(c) a means for detecting the light reflected to provide a signal representative of the Doppler shift frequencies of the light,
(d) a means for producing from the signal an audio output representative of the velocity of the blood.
14. A device for measuring blood velocity in accordance with claim 13 wherein the means for impinging comprises a means for impinging the beam on at least one vessel in the retina of the human eye and further comprising:
means for fixating the eye,
means for adjusting the size of the beam spot to a size corresponding to the size of the vessel in which the blood velocity is to be measured,
means for observing the spot at which the beam impinges.
15. A device for measuring blood velocity in accordance with claim 13 wherein the means for producing comprises:
an amplifier for amplifying the signal, and
transducer means for receiving the amplified signal and providing a sound representative of the blood velocity.
16. A device for measuring blood velocity in accordance with claim 14 wherein:
the means for impinging comprises:
a first semi-transparent mirror positioned in the beam whereby the beam is reflected through the pupil of the eye and onto the vessel,
the means for fixating comprises:
a target light source,
a second semi-transparent mirror,
a first optical fiber, one end of which intercepts light from the target source, and the other end of which is positioned so that the exiting light is incident on the second mirror,
said second mirror being positioned so that when the eye is fixated on the image of the fiber end in the mirror, the laser light reflected from the retina is incident on the means for detecting,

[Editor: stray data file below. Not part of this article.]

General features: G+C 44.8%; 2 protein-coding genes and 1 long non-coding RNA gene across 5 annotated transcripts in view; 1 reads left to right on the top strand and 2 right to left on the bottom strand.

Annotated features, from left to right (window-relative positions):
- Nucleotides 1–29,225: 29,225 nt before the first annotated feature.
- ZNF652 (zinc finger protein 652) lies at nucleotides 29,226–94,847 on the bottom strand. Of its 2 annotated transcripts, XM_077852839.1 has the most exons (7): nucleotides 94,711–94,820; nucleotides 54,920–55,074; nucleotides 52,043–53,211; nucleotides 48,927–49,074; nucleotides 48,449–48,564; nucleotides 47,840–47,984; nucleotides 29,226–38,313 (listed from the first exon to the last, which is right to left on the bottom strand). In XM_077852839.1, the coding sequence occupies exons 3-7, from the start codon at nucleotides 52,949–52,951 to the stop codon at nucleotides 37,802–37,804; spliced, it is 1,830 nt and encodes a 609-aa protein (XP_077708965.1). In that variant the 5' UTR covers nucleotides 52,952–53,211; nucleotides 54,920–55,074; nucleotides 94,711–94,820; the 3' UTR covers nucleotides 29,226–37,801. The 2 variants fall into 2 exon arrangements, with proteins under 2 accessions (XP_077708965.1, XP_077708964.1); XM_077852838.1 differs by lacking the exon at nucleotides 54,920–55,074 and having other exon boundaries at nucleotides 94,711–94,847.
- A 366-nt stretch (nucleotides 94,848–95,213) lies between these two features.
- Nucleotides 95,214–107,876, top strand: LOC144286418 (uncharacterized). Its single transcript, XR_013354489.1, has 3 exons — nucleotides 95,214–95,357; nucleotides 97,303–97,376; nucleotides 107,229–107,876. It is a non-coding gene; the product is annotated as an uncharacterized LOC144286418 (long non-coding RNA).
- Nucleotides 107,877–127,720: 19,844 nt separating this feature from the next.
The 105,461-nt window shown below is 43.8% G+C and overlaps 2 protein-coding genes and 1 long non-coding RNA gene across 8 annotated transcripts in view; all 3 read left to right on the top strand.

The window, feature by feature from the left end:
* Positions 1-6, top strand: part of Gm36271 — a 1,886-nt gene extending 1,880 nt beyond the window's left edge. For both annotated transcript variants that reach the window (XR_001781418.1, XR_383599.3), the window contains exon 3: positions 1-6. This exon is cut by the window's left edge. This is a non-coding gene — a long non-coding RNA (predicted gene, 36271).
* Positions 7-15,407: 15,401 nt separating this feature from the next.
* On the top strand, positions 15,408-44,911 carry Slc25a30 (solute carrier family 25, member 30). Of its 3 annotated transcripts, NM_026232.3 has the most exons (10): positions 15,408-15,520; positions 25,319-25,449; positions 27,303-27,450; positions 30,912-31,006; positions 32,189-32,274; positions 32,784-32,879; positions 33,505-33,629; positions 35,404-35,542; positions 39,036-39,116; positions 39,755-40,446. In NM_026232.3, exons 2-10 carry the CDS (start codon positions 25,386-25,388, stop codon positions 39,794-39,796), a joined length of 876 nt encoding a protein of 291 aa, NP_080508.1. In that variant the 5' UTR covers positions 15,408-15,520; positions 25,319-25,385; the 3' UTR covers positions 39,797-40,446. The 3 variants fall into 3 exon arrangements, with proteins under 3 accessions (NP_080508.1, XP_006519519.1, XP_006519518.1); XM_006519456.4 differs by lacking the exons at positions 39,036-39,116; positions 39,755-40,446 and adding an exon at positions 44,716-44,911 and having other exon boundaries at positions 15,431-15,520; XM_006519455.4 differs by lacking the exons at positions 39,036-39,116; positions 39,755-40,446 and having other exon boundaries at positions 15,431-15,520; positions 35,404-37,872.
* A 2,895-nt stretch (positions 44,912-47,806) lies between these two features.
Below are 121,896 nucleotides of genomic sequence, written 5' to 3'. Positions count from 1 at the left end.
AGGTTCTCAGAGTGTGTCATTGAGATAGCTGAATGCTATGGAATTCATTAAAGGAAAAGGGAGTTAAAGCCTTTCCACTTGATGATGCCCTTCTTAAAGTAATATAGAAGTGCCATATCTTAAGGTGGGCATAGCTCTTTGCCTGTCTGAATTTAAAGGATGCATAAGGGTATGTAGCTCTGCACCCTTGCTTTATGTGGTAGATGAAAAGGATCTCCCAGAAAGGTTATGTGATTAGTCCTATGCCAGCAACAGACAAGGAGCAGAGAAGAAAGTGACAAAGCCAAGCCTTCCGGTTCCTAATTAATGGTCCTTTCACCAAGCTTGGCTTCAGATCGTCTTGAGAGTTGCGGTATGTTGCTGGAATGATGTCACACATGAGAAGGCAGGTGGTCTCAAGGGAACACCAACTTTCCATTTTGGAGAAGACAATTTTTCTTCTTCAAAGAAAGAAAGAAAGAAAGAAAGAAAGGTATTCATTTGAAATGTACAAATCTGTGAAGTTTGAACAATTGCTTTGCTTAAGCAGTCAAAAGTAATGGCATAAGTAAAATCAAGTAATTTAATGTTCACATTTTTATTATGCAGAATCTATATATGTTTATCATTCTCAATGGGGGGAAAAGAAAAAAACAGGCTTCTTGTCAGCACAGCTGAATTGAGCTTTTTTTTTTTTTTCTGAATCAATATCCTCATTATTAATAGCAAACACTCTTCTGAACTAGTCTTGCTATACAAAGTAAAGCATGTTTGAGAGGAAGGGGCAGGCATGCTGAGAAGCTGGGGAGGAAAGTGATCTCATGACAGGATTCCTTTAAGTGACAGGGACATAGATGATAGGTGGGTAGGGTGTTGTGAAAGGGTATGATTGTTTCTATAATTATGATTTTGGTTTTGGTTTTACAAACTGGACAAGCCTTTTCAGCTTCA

the means for detecting comprises:
a photodetector, and
a second optical fiber, having one end positioned along the path of the reflected light and the other end positioned so that light exiting from it is incident on the photodetector,
the means for adjusting comprises a lens system positioned in the beam between the laser and the first mirror, and
the means for producing comprises:
an amplifier for amplifying the signal, and
transducing means for receiving the amplified signal and providing a sound representative of the velocity of the blood.
17. A device for measuring blood velocity in accordance with claim 16 wherein said means for observing comprises a fundus camera.
18. A device for measuring blood velocity in accordance with claim 16 wherein:
the laser is a red HeNe laser,
the target light source is a source of green light,
the means for observing includes a green light source,
and further comprising a red filter placed between the end of the first optical fiber and the photodetector thereby preventing substantially all the green light from entering the photodetector but transmitting the red light.
19. A device for measuring blood velocity in accordance with claim 13 and further comprising an ophthalmoscope for observing the spot at which the beam impinges.
20. A device for measuring blood velocity in accordance with claim 13 and further comprising a means for recording the audio output.
21. A device for measuring blood velocity in accordance with claim 20 and further comprising a means for photographing the spot at which the laser beam impinges on the vessel.
The invention in general relates to methods and apparatus for detecting the velocity of blood flowing in a vessel. More particularly the invention relates to methods and apparatus for producing an audio signal representative of the velocity of blood in order to provide an instrument that can be used to routinely measure the velocity of blood flow in vessels, such as in the retina of the eye, and which can be used by any medical person.